Studios have brought an economic boom to western Queens

After nearly 60 years building sets for the film and TV industry, LeNoble Lumber decided to shutter its Hell's Kitchen facility and set up shop in Long Island City. Like many of the businesses currently flocking to the area, the firm wanted to be closer...

Studios have brought an economic boom to western Queens

After nearly 60 years building sets for the film and TV industry, LeNoble Lumber decided to shutter its Hell's Kitchen facility and set up shop in Long Island City. Like many of the businesses currently flocking to the area, the firm wanted to be closer to the two production studios that have been fixtures in western Queens for decades. Now, on top of a booming production enterprise, those same studios are helping usher in a new wave of commercial and residential development.

"Studio pioneers, like Silvercup and Kaufman Astoria, clearly provided the impetus to make this area the hub of New York productions," said Matt Dienstag, co-owner of LeNoble. "It's the New York production version of Field of Dreams: They built it and we came."

That New York story bears close resemblance to a tale that played out 20 years ago in California, when Sony Pictures served as the linchpin in the renewal of Culver City by moving its Columbia Pictures studios to the well-located but down-on-its-heels Los Angeles suburb. Today, spurred by a boom in film and TV production, Kaufman Astoria and Silvercup studios have upped their investments in once-forlorn areas of western Queens that have helped attract small businesses, restaurants and arts groups making the neighborhoods more attractive residential destinations. Their influence, combined with the city's rezoning efforts, are causing the communities to be transformed by an influx of young couples and families.

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"This neighborhood used to be full of vandalized buildings," said Hal Rosenbluth, president of Kaufman Astoria. "Our goal wasn't just to build a movie studio. It was to revitalize a neighborhood using the studio as a base."

Daily workers

The studios' fortunes started to improve in 2004, when the state implemented a tax incentive to spur film and TV production, a pot of money that has since grown to $420 million annually. More than 300 movies were shot in the state last year, and there are 52 prime-time TV series filming in the five boroughs, a 13% increase from the previous year, according to the Mayor's Office of Media and Entertainment.

Among the shows shooting at Silvercup are Madame Secretary, Quantico and Divorce, while Shades of Blue, Orange Is the New Black and The Affair are filming at nearby Kaufman Astoria. Between 200 and 400 people work on a typical television series, studio executives say. That translates to thousands of writers, costume and set designers, location scouts and production assistants, many of whom are well-paid union workers, flooding into the neighborhood every day.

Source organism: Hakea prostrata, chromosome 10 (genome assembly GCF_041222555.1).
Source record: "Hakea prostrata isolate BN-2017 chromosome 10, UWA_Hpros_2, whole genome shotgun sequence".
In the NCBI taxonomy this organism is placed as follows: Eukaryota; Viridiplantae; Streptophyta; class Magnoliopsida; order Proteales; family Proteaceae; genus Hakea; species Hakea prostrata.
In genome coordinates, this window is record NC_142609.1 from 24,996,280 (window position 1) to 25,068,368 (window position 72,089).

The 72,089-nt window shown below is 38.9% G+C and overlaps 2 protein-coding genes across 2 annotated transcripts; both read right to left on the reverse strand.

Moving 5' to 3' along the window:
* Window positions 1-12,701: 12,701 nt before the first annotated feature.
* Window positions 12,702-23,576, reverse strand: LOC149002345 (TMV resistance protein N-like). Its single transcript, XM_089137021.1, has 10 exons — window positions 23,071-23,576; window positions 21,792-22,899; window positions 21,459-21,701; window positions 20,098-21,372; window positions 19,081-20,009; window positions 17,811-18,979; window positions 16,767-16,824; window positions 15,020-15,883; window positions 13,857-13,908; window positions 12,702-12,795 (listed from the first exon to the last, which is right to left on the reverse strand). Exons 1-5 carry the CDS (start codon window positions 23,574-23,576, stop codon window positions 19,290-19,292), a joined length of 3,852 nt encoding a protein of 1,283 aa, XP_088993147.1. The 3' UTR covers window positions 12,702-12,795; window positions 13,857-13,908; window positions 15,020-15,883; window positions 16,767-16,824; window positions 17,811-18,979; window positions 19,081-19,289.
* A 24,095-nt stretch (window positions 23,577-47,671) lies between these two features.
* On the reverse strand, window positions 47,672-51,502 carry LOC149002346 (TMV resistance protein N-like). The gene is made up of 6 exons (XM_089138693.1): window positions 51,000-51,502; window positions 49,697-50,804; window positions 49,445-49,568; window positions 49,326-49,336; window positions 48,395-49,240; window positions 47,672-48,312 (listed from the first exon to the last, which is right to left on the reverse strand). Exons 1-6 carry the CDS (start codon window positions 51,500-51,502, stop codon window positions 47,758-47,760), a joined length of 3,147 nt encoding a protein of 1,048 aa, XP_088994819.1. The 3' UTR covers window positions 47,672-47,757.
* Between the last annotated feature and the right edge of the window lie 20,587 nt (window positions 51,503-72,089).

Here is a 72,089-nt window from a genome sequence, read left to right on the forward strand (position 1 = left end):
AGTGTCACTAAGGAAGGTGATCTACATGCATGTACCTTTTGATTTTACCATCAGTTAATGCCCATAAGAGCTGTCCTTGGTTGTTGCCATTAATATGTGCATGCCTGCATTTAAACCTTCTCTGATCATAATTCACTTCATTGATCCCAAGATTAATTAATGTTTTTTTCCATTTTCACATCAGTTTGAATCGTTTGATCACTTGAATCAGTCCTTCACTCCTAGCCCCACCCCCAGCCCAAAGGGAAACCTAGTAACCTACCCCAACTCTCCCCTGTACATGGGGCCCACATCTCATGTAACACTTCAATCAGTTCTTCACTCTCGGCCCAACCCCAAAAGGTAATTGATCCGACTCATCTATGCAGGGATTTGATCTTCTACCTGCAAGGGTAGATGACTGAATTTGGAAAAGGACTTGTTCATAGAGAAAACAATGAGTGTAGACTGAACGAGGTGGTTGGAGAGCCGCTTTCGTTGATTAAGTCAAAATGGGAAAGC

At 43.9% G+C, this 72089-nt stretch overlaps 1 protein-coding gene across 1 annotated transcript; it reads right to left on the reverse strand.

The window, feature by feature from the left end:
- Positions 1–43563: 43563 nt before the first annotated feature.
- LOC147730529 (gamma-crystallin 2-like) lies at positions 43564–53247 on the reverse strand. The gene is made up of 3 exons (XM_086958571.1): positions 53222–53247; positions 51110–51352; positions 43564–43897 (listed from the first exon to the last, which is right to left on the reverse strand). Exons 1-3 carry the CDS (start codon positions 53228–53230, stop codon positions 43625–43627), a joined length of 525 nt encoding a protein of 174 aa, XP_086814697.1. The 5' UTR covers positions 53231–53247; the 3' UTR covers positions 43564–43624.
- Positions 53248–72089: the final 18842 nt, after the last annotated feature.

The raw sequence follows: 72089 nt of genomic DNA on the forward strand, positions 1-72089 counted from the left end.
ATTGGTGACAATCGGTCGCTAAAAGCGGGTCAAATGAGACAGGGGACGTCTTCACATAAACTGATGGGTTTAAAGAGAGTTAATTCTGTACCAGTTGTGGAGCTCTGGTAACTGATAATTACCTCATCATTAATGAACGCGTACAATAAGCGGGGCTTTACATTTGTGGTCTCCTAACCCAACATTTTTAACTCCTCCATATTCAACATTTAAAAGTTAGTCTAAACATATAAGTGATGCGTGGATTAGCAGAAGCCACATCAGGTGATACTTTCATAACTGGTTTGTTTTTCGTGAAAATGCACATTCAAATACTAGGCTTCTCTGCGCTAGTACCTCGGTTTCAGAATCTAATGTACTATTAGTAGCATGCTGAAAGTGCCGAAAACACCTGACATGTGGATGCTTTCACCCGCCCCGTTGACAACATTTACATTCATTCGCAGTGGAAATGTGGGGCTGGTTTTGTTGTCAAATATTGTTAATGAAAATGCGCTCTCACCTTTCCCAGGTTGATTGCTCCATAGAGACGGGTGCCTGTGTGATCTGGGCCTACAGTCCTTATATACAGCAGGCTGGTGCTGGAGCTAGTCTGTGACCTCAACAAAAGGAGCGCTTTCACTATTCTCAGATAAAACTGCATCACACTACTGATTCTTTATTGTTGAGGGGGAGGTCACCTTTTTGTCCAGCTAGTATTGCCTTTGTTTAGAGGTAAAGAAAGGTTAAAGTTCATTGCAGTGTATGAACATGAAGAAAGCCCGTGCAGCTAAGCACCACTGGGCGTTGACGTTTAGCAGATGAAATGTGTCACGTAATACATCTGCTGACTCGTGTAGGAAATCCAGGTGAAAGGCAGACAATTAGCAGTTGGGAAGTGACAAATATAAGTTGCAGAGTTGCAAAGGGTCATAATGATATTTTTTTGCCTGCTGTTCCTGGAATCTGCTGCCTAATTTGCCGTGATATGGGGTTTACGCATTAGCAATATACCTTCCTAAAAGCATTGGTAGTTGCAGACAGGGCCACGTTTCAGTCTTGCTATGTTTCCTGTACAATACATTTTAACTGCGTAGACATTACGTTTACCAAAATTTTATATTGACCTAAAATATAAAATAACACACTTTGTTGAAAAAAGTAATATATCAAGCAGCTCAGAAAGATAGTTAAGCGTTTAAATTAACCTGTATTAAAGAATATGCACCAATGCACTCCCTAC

Photo: Buck Ennis ACTION! Silvercup Studios brings out midafternoon foot traffic in an otherwise desolate area.

That activity has been a magnet for ancillary businesses that support the film industry. In 2013 Suri Bieler left West Chelsea and bought a 95,000-square-foot building near Silvercup to house her prop business. Another prop house, Prop N Spoon, moved to Long Island City five years ago, and LeNoble is looking to expand.

Employees of those businesses, along with the crew members working for the studios, have drastically increased foot traffic for local stores and restaurants.

LIC Market, an eatery two blocks from Silvercup, opened six years ago and gets roughly 20% of its business from the studio, said chef and owner Alex Schindler. "We get calls all day from Silvercup to cater big lunches for the crews," he said.

In early February the first Queens branch of the popular Australian café Toby's Estate Coffee opened on Jackson Avenue, a few blocks from Silvercup. And Eleni Goros opened a café called Sweet Scene near Kaufman Astoria in August.

"The studio being here is obviously a huge plus," she said. "There has been a much younger crowd moving into the neighborhood and young families as well."

Larger forces

Those families have been attracted to the area by a seismic change in the residential market that also has benefited the studios. Over the past decade rising real estate prices in Manhattan and Brooklyn have funneled renters, buyers and developers to Long Island City, part of which was rezoned in 2001 to allow for massive apartment towers that could be built more cheaply there than elsewhere.

And built they were. Since 2007 around 11,000 units have been constructed, and 24,000 more are on the way. Astoria's relative cheapness and proximity to Midtown also has made it attractive to residents priced out of other neighborhoods.

Photo: Stephen Salerno The new actors on the scene around Kaufman Astoria Studios include Sweet Scene caf

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